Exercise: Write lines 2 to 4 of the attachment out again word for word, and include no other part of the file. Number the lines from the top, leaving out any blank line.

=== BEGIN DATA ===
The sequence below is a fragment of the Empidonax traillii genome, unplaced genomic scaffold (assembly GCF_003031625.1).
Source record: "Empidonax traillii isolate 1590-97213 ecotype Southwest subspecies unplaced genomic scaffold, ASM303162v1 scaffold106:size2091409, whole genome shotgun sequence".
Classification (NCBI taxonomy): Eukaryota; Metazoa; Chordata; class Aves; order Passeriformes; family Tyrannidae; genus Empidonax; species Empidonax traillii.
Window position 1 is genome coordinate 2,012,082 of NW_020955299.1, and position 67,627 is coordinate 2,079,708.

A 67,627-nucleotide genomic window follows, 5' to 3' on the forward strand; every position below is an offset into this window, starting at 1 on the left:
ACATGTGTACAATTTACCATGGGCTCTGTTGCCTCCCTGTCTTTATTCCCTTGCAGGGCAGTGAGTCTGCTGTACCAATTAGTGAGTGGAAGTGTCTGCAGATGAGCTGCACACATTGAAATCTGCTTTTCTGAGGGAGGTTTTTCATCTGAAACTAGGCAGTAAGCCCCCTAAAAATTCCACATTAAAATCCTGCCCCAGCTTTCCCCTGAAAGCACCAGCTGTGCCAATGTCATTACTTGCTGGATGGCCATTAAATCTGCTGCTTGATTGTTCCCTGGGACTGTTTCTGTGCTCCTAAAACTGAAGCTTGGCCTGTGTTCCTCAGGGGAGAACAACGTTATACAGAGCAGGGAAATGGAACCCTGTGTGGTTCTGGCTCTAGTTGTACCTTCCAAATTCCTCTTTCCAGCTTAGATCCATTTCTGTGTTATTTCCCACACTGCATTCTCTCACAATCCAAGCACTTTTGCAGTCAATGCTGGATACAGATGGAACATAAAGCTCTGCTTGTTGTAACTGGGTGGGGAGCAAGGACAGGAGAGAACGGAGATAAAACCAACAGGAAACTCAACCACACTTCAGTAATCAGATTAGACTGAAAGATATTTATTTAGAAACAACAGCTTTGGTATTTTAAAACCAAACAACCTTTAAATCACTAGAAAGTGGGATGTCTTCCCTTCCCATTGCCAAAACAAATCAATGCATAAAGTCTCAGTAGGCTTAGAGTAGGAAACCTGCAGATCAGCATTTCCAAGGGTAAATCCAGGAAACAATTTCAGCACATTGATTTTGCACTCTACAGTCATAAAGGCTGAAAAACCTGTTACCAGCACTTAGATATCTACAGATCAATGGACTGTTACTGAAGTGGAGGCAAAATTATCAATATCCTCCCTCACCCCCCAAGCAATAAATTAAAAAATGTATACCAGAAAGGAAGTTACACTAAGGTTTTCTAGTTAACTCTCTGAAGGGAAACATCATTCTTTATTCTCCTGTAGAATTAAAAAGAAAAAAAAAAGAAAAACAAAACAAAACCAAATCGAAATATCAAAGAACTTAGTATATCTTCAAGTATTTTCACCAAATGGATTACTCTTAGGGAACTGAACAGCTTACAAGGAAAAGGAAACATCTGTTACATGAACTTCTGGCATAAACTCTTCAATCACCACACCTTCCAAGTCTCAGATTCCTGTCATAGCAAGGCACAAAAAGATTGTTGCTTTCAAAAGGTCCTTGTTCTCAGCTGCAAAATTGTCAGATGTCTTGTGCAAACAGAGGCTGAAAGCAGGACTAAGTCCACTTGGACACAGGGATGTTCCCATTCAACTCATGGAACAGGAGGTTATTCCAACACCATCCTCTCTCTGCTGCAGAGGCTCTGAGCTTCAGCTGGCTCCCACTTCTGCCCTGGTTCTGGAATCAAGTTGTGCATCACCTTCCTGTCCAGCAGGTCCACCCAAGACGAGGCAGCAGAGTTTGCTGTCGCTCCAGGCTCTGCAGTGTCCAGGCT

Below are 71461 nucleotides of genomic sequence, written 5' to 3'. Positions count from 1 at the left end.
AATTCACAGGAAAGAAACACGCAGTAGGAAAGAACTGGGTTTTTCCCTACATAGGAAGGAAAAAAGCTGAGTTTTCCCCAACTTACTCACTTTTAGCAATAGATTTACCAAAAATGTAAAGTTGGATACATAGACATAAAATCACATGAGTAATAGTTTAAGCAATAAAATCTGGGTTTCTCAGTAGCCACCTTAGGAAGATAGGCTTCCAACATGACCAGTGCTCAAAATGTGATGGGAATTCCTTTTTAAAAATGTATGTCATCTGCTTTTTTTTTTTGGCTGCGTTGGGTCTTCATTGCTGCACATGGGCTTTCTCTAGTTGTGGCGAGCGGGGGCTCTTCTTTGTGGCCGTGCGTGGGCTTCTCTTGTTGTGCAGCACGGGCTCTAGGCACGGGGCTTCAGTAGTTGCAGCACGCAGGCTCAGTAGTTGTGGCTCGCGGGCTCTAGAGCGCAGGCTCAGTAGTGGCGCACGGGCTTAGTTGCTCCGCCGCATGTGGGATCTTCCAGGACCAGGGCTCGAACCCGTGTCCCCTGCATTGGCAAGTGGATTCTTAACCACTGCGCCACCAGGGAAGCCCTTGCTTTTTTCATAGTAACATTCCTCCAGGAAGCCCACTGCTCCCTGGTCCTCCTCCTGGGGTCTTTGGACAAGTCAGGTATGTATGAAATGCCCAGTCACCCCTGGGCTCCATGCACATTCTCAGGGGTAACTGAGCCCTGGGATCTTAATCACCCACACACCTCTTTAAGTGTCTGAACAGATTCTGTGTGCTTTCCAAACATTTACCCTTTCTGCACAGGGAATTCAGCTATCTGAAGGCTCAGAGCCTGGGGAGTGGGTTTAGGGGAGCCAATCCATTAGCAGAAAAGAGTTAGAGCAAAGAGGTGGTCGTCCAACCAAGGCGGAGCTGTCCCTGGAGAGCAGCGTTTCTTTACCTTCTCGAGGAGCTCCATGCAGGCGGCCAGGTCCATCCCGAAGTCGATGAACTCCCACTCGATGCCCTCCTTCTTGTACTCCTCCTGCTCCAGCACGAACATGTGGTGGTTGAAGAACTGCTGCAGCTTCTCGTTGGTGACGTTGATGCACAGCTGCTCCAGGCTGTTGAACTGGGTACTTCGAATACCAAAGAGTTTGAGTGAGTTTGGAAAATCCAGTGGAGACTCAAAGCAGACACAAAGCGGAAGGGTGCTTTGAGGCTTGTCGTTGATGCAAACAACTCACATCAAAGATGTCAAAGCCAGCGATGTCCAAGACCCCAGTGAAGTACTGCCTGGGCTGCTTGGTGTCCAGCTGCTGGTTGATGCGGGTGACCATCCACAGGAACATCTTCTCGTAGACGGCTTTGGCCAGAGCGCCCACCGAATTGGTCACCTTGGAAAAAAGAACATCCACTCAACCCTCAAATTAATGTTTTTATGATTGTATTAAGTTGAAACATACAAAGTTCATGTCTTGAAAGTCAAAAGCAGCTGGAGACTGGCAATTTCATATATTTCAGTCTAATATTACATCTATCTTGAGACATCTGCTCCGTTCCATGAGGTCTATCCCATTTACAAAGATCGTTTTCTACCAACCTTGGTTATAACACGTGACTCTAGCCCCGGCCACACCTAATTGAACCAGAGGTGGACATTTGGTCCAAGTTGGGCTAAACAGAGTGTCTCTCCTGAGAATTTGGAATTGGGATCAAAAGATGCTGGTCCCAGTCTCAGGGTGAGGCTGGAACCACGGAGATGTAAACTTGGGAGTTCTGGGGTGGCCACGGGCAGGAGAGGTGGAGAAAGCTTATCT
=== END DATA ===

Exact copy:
Source record: "Empidonax traillii isolate 1590-97213 ecotype Southwest subspecies unplaced genomic scaffold, ASM303162v1 scaffold106:size2091409, whole genome shotgun sequence".
Classification (NCBI taxonomy): Eukaryota; Metazoa; Chordata; class Aves; order Passeriformes; family Tyrannidae; genus Empidonax; species Empidonax traillii.
Window position 1 is genome coordinate 2,012,082 of NW_020955299.1, and position 67,627 is coordinate 2,079,708.